People who have been convicted of a crime and are striving to move forward with their lives often face fines and fees on top of their sentence, well after serving time in jail or prison. These criminal fines and fees disproportionately harm low-income people who are leaving the criminal justice system and are trying to get back on their feet. These fees drive many into homelessness, poverty, and recidivism. In response, today the Board of Supervisors approved a motion, authored by Supervisor Hilda L. Solis and co-authored by Supervisor Sheila Kuehl, to eliminate the administrative fees that the County has jurisdiction to dismiss.

“Collection of these fees and fines drive people into debt and push low-income families and communities of color deeper into poverty and that is unjust,” said Supervisor Solis, the motion’s author. “Most justice-involved individuals struggle to make ends meet once they reintegrate into society, even though they are eager to rehabilitate and rebuild their lives. With the elimination of County administrative fees, justice-involved individuals and their families have a better chance at successfully stabilizing their lives and of contributing positively to their communities, instead of facing a future filled with poverty, despair, homelessness, recidivism, and incarceration.”

These administrative fees are not only harmful, but they are also difficult to collect and do not yield a profit. A December 2019 report back from the County’s Chief Executive Officer found that the County experiences little or no fiscal gain from criminal fines and fees. Since 2014, Courts have a yearly average assessment of $121 million against individuals, but only collected an average of $11.4 million—only nine percent of the total amount. Of that, the County on average received $4.5 million, only four percent of the total. The current outstanding balance of uncollected fines, fees, and restitution is a total of $1.8 billion over the last 50 years, which underscores the fact that justice-involved individuals have a tough time paying these debts.

“When people are released from jail, they are often dogged by County fees and fines associated with their case,” said Supervisor Kuehl, the motion’s co-author. These fees, which typically range from several hundred to several thousand dollars, don’t enhance public safety or meaningfully contribute to the public coffer, and they do active harm to men and women released from jail who are struggling to reestablish stable, law-abiding lives, as well as their families who draw on their own frequently-strained resources to try and pay them.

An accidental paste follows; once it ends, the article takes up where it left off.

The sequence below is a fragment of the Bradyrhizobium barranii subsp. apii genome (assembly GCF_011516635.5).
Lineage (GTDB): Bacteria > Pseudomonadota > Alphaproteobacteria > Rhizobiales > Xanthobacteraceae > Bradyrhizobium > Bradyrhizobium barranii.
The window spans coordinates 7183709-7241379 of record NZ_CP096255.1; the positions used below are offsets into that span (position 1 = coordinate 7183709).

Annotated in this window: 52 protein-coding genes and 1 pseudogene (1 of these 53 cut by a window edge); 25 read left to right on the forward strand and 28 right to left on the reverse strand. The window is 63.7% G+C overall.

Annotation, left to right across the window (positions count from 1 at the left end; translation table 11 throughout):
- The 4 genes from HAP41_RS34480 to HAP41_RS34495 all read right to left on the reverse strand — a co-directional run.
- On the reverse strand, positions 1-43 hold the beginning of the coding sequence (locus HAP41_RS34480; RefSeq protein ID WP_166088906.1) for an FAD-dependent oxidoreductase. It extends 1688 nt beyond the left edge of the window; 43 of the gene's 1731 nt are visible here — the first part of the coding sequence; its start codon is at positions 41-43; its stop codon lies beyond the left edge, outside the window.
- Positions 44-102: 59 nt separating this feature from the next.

People with a criminal record face a host of barriers as they transition back into society, including securing housing, employment, maintaining or improving credit, dealing with suspended driving privileges, reunifying with their families and meeting child support obligations. Studies by the Brennan Justice Center, the American Civil Liberties Union, and the Ella Baker Center for Human Rights found that the accumulation of fines and fees, including late fees, collection fees, and interest charges, entrap these individuals in a cycle of poverty. Failure to pay these fines or fees can result in re-incarceration or delayed discharge of probation supervision, creating additional barriers to successful re-entry.

Today’s motion directs pertinent County Departments to stop accepting payments for criminal justice fees recouped by the County, and to release people from all related outstanding debts. The list of fines, fees, and penalties that may be forgiven include, but are not limited to:

  • work furlough fees
  • misdemeanor diversion fees
  • returned check fees
  • drug diversion program fees
  • emergency medical services fees
  • pretrial electronic monitoring fees
  • County jail booking fees
  • community education training program fees
  • Probation supervision fees
  • public defender fees

The motion also instructs that justice-involved individuals must be notified that they should stop paying these fees immediately, and it also requires a quarterly report back on how the elimination of these fees may affect County Departments that relied on them for revenue. Lastly, this motion also directs the County to submit a five-signature letter in support of a related bill at the state level, SB 144, to Gov. Gavin Newsom, and State Senators Holly Mitchell, Robert Hertzberg, and Nancy Skinner. The letter will request that the state offer alternative funding sources to cover potential local revenue losses.

In May 2018, a motion, authored by Supervisor Solis and passed by the Board of Supervisors, called for a plan to discontinue collection of fees assessed for youth detention in Probation custody. In November 2018, another motion, also authored by Supervisor Solis and passed by the Board of Supervisors, eliminated continued acceptance and collection of these juvenile detention fees.

###

Contact: Rosa Maria Santana, Communications Deputy Director, 213-359-0795, or rsantana@bos.lacounty.gov